Martin Zarnkow (1), Stefan Biberger (1), Andreas Frank (2), Fritz Jacob (1), Lei Zhang (1); (1) Research Institute Weihenstephan for Brewing and Food Quality, Technische Universität München-Weihen, Freising, Germany; (2) Bühler AG, Uzwil, Switzerland

Technical Session 16: Barley & Malt II
Tuesday, August 16  •  2:00–3:15 p.m.
Plaza Building, Concourse Level, Governor’s Square 14

Barley and all other brewing cereals are a natural product. Their attributes with respect to brewing performance and final beer quality are strongly influenced by climate, growing region, growing year, varieties, agronomical techniques, and so on. But, the art of brewing is to produce reproducible products. We have to react to these changes. The idea of the study was to crush the malt and fractionate over sieving devices and analyze the fractions based on the relevant malt attributes. With that knowledge, there are now two possibilities. One is to define the optimal malt and mix the fractions. The other is to perform optimal brewing conditions based on the attributes of each fraction and to create different new beers or mix the final products to the desired one. We used eight different sieve qualities and analyzed nine different fractions (whole malt, husk, >1.6 mm, >1.0 mm, >0.63 mm, >0.34 mm, >0.18 mm, >0.125 mm and <0.125 mm). A broad range of attributes has been analyzed: extract, water content, iodine value, attenuation limit, color, Kolbach index, soluble nitrogen, free amino acids, viscosity, diastatic power, alpha-amylase, beta-glucan, TBI, DMS-P, ferulic and cumaric acids, total polyphenols, tannins, pH value, gelatinization temperature, Ca, Mg, K, Na, Fe, Zn, Mn, Cu, Al, smell and taste. In some cases the differences in the fraction attribute have been according to the literature. Some of them not. The reason are found in the different questions they asked. One is what is the maximum potential of one attribute in one fraction? The other is what could be solubilized with a normal mashing system? As one example that is very important for the fermentation process: the zinc content. We found in the fraction <0.125 mm the highest content using a Congress mash. But, the husk had the highest content after acid hydrolysis. To find the right ratio between the fractions the optimal malt quality was defined. When the husk fraction was reduced up to 50% it showed really good results concerning overall beer quality. Using the different fractions and adjusting the brewing technique to the attributes is a very important future aspect.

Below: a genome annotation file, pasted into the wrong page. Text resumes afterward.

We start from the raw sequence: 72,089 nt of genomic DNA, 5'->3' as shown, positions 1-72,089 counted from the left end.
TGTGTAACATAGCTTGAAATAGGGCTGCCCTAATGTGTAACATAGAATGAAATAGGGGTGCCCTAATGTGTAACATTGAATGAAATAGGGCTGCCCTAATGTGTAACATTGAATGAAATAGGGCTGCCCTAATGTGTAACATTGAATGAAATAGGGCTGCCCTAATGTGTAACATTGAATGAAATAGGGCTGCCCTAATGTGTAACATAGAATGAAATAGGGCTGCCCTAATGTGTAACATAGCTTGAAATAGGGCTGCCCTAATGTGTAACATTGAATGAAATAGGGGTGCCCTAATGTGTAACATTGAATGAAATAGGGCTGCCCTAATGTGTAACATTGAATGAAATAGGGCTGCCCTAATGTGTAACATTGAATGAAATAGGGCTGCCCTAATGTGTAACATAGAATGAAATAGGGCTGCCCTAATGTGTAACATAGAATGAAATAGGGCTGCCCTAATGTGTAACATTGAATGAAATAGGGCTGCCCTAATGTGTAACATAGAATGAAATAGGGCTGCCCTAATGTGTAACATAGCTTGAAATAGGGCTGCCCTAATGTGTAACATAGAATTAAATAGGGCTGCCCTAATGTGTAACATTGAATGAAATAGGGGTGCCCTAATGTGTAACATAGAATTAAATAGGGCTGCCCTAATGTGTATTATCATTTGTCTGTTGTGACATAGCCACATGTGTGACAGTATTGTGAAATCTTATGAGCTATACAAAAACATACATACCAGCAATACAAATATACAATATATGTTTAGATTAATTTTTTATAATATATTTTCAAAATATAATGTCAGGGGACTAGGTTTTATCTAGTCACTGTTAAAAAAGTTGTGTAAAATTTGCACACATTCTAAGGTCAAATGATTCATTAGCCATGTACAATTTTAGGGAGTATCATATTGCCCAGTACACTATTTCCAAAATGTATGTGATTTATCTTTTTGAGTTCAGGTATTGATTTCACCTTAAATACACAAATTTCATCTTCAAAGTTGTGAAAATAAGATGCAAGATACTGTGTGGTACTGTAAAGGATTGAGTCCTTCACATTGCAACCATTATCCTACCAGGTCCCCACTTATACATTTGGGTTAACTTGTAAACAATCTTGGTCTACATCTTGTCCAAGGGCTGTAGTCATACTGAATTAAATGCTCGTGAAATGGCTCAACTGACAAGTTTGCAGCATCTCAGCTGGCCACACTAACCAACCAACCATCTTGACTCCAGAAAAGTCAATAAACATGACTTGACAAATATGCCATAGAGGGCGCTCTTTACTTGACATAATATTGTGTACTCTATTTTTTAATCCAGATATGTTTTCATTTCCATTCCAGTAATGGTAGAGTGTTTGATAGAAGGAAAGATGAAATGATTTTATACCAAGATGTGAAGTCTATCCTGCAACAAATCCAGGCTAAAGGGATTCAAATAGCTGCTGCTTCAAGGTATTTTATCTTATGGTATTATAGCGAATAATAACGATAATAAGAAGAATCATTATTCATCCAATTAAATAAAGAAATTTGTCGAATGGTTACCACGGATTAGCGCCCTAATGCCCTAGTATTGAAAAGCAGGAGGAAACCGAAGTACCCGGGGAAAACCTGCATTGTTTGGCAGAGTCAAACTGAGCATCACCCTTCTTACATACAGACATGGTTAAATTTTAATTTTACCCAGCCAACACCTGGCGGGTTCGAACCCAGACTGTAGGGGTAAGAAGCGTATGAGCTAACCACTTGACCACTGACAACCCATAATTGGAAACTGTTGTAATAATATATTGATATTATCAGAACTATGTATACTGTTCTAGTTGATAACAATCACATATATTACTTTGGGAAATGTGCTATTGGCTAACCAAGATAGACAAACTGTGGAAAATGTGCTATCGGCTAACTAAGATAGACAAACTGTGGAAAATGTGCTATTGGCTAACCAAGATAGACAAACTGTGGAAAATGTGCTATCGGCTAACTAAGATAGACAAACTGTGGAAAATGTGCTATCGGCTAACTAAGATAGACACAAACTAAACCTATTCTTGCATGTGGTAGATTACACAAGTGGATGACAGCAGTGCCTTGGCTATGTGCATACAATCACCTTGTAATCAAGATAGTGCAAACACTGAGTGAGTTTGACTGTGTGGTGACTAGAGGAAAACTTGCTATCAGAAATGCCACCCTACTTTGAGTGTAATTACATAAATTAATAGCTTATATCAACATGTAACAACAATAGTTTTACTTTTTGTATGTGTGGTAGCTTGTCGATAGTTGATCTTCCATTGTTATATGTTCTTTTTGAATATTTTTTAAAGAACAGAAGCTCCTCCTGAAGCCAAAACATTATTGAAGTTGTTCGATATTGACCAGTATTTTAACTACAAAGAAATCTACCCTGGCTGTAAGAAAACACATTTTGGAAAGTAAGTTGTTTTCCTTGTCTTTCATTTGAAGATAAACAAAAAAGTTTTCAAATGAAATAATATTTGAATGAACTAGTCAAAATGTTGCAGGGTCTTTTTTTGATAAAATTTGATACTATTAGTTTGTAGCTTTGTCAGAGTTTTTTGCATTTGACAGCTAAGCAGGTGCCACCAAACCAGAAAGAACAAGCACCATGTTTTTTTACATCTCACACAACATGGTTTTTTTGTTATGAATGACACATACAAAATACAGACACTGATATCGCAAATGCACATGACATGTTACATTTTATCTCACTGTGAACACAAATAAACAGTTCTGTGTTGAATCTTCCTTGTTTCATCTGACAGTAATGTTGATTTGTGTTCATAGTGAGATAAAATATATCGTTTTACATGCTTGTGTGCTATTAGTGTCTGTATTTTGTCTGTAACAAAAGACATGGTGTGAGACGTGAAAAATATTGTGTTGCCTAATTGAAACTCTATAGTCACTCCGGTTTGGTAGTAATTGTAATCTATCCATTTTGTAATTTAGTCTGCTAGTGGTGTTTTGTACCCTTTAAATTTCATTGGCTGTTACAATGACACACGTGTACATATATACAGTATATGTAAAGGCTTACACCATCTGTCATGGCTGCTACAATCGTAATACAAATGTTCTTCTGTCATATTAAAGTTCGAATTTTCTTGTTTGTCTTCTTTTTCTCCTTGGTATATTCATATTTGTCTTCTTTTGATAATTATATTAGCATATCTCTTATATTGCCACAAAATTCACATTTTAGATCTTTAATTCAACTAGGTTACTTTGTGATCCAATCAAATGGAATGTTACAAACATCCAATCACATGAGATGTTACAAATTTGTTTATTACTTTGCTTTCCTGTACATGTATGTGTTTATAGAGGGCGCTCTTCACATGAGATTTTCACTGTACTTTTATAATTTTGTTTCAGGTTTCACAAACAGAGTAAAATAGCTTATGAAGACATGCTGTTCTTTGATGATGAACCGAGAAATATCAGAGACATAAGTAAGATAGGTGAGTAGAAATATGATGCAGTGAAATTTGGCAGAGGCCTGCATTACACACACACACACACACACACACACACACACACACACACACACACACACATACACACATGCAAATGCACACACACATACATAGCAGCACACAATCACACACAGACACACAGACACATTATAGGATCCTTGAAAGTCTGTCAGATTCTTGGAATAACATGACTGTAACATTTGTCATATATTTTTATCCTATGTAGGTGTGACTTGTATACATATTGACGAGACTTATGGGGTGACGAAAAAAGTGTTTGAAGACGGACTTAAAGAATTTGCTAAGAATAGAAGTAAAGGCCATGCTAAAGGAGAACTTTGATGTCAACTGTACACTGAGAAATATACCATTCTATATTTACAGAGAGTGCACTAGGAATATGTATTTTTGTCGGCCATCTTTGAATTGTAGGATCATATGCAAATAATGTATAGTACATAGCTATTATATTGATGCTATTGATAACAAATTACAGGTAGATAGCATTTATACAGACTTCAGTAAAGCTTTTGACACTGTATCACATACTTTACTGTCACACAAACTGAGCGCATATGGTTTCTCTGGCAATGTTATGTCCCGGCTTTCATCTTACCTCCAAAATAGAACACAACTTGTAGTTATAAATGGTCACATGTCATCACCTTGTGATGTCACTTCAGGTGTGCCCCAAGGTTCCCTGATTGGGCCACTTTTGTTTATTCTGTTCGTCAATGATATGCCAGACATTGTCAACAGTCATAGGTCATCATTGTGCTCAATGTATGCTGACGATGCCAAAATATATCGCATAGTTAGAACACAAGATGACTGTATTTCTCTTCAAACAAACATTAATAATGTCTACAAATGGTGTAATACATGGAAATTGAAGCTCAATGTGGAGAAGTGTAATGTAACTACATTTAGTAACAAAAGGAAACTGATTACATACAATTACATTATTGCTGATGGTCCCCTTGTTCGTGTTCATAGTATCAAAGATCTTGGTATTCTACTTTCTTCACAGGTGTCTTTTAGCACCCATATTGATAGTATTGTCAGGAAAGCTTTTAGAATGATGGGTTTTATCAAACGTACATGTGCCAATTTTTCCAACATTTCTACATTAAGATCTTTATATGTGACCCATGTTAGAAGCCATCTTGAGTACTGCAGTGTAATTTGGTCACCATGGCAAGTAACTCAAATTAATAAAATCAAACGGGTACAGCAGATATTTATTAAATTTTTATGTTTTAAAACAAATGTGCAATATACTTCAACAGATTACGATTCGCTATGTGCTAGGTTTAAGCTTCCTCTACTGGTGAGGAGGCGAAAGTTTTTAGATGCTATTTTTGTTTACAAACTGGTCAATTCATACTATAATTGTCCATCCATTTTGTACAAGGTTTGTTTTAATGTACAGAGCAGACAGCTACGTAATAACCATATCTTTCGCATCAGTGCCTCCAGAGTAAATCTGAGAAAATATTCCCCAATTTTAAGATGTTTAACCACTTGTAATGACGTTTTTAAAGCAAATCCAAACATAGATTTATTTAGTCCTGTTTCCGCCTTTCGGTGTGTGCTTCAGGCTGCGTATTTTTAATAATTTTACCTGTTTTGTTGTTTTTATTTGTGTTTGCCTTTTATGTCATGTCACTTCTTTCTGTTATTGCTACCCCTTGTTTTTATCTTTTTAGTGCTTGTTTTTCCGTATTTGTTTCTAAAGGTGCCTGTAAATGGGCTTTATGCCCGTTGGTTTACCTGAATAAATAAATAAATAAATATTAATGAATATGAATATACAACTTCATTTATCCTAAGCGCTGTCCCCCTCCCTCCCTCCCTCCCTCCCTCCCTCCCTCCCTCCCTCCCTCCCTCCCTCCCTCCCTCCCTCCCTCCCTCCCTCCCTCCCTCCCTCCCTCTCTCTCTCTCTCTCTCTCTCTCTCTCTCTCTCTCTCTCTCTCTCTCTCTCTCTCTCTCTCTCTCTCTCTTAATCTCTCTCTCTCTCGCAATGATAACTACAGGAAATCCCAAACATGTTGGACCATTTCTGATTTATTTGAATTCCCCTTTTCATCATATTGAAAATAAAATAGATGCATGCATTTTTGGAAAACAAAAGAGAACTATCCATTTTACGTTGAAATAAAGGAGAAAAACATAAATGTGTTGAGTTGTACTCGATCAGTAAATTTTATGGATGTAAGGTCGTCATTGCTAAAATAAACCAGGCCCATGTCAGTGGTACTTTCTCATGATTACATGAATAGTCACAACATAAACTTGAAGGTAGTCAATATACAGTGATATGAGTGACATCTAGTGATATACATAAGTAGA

Martin Zarnkow apprenticed as a brewer and maltster from 1989-1991 at a small brewery in Frankonia. Martin completed a Diplom-Ingenieur (FH) graduate degree with an option in brewing technology in 1996 at the TU München Weihenstephan. Martin worked as a brewmaster for one year in a medium-sized brewery in Germany. Since 1997 he has been at TU München. Martin is the head of research and development at the Research Institute Weihenstephan for Brewing and Food Quality. In 2010 he finished his external Ph.D. research at the University College of Cork, Ireland, on the subject “Proso Millet (Panicum miliaceum L.) a Sustainable Raw Material for the Malting and Brewing Process.”